What do a licorice-flavored liqueur, a potent anti-viral and a natural fabric dye have in common? Care to venture a guess? No? Well the answer is they’re all derived from Elderberries. The very versatile Sambucus, a genus of large, flowering shrubs, has many other uses as well, not the least of which is its ornamental value.
The berries are also used in jams, jellies and wine, the flowers are used in cosmetics, the hollow stems can be fashioned into musical instruments, and the dried leaves can be used as an insecticide. All parts of the plant, including the stems, bark, leaves and roots, are poisonous. The berries too, are reputed to have some toxicity to humans – if eaten raw. When cooked however, the toxins break down making the berries quite edible.
The real value to the horticulturist and the garden designer though, is ornamental. In our zone 3 climate, there are three species of Sambucus commonly used in the landscape: S. nigra (European black elder), S. canadensis (American elder), and S. racemosa (red elder). All have mid-green, compound leaves of medium to medium-coarse texture. Delicate white flower clusters appear in early summer, developing into very showy fruit later in the season – particularly the red-berried S. racemosa. In addition, the mature bark is quite interesting; reddish-brown with distinct vertical stripes.
Of greater note is the number of cultivars that have been developed from these three species – bred for colourful foliage, unique leaf texture, and flower colour.
More Colourful Foliage
In addition to the basic green of the species, gold, purple and variegated foliage colours are also available. One of the earlier gold-leaf introductions was Sambucus canadensis ‘Aurea’, a very intense yellow-green selection – hardy and robust. Numerous other golden cultivars are also available: S. racemosa ‘Sutherland Gold’, S. racemosa ‘Plumosa Aurea’ and S. racemosa ‘Goldenlocks’ to name a few.
There are also variegated cultivars, though I see fewer of them at local nurseries – in my own experience they are less reliably hardy, which may explain their inconsistent availability. Sambucus nigra ‘Madonna’ is usually available, and relatively hardy in our prairie climate – winter dieback can be a problem but re-growth is quite significant during the season. This cultivar has beautiful butter-yellow/green variegation on new leaves, turning to creamy white and green as they mature.
The original Purple variety, S. nigra ‘Purpurea’, had foliage that emerged purple but faded to bronze-green as the season progressed. This was followed by the almost identical ‘Guincho Purple’, which didn’t hold its colour very well either. The real breakthrough in purple foliage occurred with the introduction of ‘Black Beauty’, bred to maintain its dark, rich purple colour throughout the season. Indeed it does, and it’s also a very vigorous grower – especially widthwise, so give it some elbow room (unless you don’t mind pruning constantly). Most intense colour is achieved in full sun, with somewhat less saturated colour in shadier locations.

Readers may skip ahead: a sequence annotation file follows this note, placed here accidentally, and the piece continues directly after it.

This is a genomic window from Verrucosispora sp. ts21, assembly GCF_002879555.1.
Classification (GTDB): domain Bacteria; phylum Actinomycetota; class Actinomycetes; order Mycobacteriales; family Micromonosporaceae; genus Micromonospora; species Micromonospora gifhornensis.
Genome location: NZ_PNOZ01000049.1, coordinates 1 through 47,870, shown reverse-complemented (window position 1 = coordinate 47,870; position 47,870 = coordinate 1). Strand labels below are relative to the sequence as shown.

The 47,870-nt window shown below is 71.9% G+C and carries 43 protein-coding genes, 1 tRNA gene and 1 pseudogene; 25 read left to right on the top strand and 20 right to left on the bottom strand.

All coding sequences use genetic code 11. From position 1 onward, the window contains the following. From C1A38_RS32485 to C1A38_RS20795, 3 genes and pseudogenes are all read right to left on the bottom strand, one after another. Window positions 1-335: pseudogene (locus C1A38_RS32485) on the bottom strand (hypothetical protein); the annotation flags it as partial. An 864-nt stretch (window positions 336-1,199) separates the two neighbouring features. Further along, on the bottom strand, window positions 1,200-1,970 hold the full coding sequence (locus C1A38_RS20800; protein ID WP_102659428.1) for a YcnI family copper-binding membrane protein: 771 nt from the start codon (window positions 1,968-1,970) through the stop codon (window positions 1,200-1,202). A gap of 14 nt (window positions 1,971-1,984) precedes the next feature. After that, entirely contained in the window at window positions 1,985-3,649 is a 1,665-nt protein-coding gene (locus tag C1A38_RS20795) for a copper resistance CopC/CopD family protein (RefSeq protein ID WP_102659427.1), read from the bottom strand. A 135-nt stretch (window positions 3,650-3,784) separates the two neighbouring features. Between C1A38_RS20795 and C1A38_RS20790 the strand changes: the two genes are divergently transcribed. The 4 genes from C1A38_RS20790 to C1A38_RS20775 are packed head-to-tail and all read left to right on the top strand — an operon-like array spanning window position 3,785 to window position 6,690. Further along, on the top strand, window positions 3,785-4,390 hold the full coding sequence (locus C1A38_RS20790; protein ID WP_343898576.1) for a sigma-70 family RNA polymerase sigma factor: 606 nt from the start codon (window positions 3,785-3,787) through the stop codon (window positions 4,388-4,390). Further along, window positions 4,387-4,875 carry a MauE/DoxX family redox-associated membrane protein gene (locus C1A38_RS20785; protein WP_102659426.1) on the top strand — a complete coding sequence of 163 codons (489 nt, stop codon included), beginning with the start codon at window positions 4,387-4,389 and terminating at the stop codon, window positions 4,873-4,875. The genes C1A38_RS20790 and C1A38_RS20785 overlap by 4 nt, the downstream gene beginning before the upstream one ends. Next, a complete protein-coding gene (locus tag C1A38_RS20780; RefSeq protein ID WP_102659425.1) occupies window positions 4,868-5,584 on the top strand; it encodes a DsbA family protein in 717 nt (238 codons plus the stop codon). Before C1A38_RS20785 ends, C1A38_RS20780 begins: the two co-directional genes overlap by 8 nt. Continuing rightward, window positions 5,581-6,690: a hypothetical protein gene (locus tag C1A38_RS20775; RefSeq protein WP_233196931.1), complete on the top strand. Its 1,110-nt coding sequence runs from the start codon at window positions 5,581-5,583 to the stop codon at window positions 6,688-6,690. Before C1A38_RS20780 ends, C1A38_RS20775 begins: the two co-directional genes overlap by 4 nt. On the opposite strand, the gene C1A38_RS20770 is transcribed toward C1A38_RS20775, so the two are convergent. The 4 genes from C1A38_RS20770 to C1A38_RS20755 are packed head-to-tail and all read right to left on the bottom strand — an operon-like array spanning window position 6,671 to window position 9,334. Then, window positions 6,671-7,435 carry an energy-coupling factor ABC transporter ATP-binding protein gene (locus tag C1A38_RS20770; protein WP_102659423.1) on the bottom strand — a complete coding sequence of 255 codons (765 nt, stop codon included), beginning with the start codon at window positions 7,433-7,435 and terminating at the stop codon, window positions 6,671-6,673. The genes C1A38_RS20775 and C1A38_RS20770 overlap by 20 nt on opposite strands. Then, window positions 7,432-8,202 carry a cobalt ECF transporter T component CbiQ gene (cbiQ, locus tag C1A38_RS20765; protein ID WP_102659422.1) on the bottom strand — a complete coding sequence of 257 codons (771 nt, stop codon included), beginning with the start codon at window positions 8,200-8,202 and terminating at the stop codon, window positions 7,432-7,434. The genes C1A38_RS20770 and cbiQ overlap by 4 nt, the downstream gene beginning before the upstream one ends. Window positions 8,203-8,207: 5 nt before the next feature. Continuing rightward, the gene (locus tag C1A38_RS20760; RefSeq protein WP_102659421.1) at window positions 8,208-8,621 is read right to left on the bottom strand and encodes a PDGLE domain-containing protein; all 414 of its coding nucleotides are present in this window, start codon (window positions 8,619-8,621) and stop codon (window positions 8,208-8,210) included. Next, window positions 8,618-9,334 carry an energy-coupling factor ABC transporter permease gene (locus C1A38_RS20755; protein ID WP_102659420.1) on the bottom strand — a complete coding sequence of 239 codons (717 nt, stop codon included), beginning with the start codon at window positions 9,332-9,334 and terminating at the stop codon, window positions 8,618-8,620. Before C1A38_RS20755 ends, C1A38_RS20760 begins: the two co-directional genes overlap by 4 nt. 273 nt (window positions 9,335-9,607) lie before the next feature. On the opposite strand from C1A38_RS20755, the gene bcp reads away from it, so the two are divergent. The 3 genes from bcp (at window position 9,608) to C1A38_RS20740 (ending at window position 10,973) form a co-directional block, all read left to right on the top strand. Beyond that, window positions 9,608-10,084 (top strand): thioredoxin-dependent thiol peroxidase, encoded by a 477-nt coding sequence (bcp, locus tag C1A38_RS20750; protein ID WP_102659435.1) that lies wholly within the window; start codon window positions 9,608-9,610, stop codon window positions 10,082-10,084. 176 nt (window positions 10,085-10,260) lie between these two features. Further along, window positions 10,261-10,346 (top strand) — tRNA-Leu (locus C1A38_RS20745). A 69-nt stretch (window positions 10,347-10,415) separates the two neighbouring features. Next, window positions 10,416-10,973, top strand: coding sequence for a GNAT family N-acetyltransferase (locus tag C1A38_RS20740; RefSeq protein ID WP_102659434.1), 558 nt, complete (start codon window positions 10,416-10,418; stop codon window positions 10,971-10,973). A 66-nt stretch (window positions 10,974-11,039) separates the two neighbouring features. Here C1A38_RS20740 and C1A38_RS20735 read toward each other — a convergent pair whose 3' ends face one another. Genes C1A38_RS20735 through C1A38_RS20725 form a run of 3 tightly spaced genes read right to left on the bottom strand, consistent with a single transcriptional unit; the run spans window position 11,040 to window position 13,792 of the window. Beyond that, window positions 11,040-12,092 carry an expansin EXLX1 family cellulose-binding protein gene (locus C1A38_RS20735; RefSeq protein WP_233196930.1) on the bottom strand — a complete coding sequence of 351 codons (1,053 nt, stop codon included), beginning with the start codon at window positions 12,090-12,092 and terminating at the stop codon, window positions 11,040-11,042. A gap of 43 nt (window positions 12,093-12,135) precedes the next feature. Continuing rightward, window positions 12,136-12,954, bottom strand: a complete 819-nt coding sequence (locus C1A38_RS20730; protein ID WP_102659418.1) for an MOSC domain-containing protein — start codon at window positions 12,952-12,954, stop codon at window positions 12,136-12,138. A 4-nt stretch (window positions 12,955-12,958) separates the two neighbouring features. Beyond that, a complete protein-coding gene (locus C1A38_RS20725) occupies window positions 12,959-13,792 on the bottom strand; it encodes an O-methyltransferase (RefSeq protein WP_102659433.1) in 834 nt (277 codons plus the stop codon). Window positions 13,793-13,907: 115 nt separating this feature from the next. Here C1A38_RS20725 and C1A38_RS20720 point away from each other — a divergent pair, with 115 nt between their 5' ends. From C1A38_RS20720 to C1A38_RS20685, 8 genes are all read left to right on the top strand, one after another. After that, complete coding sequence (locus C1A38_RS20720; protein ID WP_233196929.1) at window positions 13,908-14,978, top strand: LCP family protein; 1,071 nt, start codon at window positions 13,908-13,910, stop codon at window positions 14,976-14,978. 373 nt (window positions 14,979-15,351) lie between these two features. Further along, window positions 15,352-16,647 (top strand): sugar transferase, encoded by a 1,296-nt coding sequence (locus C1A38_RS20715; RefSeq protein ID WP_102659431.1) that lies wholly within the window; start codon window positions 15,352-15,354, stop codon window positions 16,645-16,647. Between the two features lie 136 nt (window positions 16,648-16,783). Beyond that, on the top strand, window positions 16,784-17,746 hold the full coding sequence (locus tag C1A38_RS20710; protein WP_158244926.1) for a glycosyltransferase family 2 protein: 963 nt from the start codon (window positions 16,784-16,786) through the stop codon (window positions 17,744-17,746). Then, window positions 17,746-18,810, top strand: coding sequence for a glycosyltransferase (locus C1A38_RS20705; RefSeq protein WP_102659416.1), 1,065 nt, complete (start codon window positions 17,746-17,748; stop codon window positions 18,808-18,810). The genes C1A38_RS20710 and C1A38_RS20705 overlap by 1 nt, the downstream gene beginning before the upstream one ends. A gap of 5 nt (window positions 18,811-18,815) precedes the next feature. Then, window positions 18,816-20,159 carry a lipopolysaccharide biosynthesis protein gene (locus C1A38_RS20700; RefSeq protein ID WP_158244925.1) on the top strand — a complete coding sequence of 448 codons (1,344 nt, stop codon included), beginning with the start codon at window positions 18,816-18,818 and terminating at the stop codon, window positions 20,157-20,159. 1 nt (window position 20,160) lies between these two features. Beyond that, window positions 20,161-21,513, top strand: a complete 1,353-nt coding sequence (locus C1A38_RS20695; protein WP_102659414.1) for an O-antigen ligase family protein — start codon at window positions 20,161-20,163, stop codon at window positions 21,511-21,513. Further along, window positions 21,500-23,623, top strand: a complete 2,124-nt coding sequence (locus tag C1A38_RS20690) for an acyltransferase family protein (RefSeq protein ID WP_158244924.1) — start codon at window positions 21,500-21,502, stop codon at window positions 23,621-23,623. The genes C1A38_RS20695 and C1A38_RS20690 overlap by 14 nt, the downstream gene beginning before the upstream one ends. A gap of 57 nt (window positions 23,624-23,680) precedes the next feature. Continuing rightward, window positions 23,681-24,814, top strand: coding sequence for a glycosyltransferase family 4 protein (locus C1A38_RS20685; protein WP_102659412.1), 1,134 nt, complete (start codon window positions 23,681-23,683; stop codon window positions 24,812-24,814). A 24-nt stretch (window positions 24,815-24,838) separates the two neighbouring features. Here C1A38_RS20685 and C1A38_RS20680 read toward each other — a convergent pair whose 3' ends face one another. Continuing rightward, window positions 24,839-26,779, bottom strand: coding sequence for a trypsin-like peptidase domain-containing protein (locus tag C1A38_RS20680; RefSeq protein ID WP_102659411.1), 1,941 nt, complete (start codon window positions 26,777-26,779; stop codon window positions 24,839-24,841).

More Textural Interest
Many Sambucus cultivars also exhibit fine lacy-looking texture. While all elders have compound leaves (which in itself provides textural interest), the cut-leaf selections have finely dissected individual leaflets, providing very unique textural appeal.
Sambucus nigra ‘Laciniata’, a green variety, was the earliest of these lace-leaf elders, but breeders went on to select for this characteristic in coloured cultivars as well.
The aforementioned gold cultivars, S. racemosa ‘Sutherand Gold’, S. racemosa ‘Plumosa Aurea’ and S. racemosa ‘Goldenlocks’ are fine examples of both bright colour and lacy texture. Another is the recent dark leaf introduction, S. nigra ‘Black Lace’.
More Flower Power
As if beautiful foliage colour and texture weren’t enough, a few of these lovelies also have stunning flower colour. While most elders produce the characteristic creamy white panicles, S. nigra ‘Black Lace’ and S. nigra ‘Black Beauty’ have exquisite pink flowers – a striking contrast to the dark foliage.
More than Just a Pretty Face
The horticultural importance of Sambucus species goes beyond their design value. Their roots are deep and very dense so they’re useful for stabilizing slopes and controlling erosion – even along stream banks. To top it all off they provide food and cover for many birds – hummingbirds especially enjoy the nectar from the flowers.
So my gardening friends, show a little respect – your elders have much to offer.Respectfully yours, Sue © Sue Gaviller and Not Another Gardening Blog 2012.Unauthorized use and/or duplication of this material without express and written permission from this blog’s author and/or owner is strictly prohibited. Excerpts and links may be used, provided that full and clear credit is given to Sue Gaviller and Not Another Gardening Blog with appropriate and specific direction to the original content.